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Musings: Why does life feel so long when you're young?

By Jane Hagl & Lauren AguirreMarch 15, 2017

Life perspective
Life perspective

L: A lot of people talk about how short life is. And in the grand scheme of things, it’s definitely not that long. But right now, to me, looking out at my future, it seems kind of long.

J: Life does feel long but it also doesn’t feel like I have enough time in a day to do what I need to do. But it’s a matter of perspective.

L: I think not having enough hours in the day is something a lot of people struggle with, but it’s also a product of our increasingly connected world. In one day, time can appear to be moving quickly, but when I envision the rest of my life, I feel a little intimidated by how many decades I have left — if everything goes well.

J: True. Some people find uncertainty exciting but it can be equally petrifying when you have so much future to fill with life.

 

Some people find uncertainty exciting but it can be equally petrifying when you have so much future to fill with life.

L: There are times when I'm excited about my prospects. It isn't all negative, but other times, I did there and wonder what could possibly happen between now and ten years from now. Maybe this is just a human fear. We tend to like routine and knowing what’s to come. Like you said, uncertainty is definitely a factor. There’s this real diagnosable fear of eternity. Do you think that applies here? Four or five decades certainly feels like a long time.

J: Four or five? Do you only plan on being alive until you're in your 70s? But I don’t know. I think it really depends on where you are in life. I’ve noticed with my friends who are happily married or in long term relationships they tend to be excited about the idea of “forever.”  Or people with kids who are growing up much faster than they expected, are like "what happened to the time." Once you’ve aged to the point where forever is far more measurable, I think you think more about what you’ve done with your decades and what you can do with the remainder of your life.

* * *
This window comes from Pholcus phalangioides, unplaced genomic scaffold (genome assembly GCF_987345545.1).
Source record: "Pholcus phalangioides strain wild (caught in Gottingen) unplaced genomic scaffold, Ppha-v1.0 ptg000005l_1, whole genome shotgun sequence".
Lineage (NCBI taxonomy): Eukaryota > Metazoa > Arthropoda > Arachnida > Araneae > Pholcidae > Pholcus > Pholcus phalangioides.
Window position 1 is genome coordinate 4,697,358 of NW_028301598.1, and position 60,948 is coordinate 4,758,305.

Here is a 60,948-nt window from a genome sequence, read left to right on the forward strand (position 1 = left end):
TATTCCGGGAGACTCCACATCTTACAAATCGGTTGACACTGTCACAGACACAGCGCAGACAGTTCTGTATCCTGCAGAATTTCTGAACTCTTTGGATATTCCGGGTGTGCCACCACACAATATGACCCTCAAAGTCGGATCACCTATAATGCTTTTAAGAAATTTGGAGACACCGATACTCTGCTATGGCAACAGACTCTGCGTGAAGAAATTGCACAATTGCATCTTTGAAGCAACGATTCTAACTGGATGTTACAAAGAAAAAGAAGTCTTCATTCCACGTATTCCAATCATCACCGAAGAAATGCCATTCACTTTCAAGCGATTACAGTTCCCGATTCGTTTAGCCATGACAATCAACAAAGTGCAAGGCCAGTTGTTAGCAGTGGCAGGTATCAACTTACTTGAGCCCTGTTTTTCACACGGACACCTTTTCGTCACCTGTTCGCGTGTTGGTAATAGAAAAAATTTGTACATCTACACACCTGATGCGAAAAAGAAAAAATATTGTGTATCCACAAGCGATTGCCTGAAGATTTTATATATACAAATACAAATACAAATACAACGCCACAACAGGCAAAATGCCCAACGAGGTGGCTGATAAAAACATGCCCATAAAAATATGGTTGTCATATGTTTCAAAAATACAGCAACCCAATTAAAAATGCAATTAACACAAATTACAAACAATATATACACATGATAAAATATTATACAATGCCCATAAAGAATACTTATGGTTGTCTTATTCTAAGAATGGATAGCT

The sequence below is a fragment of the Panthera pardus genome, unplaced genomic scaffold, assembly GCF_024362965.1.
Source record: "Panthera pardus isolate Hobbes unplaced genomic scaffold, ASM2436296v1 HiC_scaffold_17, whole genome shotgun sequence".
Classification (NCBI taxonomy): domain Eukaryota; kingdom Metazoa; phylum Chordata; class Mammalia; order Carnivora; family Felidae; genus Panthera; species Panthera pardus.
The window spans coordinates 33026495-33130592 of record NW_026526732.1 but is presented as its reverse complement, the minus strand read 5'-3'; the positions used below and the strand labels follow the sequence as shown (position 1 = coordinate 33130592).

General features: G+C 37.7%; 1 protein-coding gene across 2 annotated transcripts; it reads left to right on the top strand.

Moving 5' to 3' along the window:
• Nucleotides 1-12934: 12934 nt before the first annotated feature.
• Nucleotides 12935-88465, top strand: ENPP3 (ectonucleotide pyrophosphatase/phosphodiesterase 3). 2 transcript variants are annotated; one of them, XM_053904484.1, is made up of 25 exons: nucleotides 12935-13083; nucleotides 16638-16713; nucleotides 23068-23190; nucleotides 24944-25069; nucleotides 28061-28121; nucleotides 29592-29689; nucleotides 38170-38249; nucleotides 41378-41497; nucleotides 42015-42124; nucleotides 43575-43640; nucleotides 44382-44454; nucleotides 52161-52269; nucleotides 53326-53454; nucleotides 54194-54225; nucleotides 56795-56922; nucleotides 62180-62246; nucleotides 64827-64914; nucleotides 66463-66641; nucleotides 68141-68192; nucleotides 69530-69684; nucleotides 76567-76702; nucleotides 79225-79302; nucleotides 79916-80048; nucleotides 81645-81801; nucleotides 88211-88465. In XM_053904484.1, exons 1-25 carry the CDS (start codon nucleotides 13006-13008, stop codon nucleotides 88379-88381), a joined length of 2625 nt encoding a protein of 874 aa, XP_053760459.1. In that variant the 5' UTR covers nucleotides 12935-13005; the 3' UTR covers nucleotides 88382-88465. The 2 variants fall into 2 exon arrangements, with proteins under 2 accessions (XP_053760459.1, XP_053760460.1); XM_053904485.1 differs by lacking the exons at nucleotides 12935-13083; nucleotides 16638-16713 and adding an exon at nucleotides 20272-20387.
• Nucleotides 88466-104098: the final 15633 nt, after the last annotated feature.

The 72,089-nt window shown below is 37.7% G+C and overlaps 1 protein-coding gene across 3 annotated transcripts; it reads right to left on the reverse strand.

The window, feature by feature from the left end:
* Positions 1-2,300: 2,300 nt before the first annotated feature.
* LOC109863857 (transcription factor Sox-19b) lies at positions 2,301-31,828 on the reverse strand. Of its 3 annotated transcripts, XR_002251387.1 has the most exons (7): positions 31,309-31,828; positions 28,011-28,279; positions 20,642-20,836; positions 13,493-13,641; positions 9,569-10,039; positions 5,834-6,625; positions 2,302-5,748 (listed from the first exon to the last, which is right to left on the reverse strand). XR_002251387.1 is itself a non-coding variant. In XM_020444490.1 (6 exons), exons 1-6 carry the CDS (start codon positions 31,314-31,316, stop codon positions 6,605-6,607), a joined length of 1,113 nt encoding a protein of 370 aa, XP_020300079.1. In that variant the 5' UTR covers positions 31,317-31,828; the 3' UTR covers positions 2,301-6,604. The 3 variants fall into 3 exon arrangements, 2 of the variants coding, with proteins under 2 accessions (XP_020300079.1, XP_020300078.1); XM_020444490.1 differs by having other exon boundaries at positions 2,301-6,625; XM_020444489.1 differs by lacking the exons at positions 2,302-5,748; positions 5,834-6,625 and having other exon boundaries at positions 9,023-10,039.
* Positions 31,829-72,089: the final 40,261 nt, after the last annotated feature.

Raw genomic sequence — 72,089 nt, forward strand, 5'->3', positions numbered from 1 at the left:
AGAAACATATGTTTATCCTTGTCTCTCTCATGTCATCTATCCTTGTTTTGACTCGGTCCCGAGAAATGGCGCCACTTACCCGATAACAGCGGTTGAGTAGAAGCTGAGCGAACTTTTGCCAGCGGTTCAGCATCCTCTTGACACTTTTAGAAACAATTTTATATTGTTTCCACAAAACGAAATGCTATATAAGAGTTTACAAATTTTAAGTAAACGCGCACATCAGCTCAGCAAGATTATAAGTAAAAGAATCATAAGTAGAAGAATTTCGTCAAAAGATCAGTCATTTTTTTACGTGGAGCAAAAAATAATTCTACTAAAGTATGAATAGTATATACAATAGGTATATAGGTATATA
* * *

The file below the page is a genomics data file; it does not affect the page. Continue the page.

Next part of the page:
L: Lol. I don't have like a set age. I just can't do math. To me, those four or five decades already feel so long that I can’t really look past it. But you might have something with being settled. Maybe knowing you will always have your spouse and your children in your life lowers the amount of uncertainty you feel on a day to day basis. Right now, I'm still trying to figure out my career path and I definitely don't have anyone who is close enough to become a spouse.

 

Endless possibilities can be daunting whether you're at the grocery store or figuring out your next move in life.

J: I just wanted to be one of those really old ladies people can’t tell how old they are but also live on a diet of bourbon and cake. It’s the knowing factor. Endless possibilities can be daunting whether you're at the grocery store or figuring out your next move in life. If you already know what you doing, it's easy. But if you don't, then you feel lost. The vast amount of options doesn't really help either. That theory of paradox of choice is loosely applicable. 

L: The good thing about choices is that you can decide how you want your life to unfold. The bad thing is not really knowing what's in store for you down the road. But maybe that's also a good thing. Having opportunities and being able to change your life means you won't really live out a monotonous existence.

J: Uh, some people stop living at 25 and die at 75. Ben had that right. There’s a lot of “I don’t know” in life. You’re right, life is what you make of it— whether you carpe diem the heck out of it or complacently go with the flow.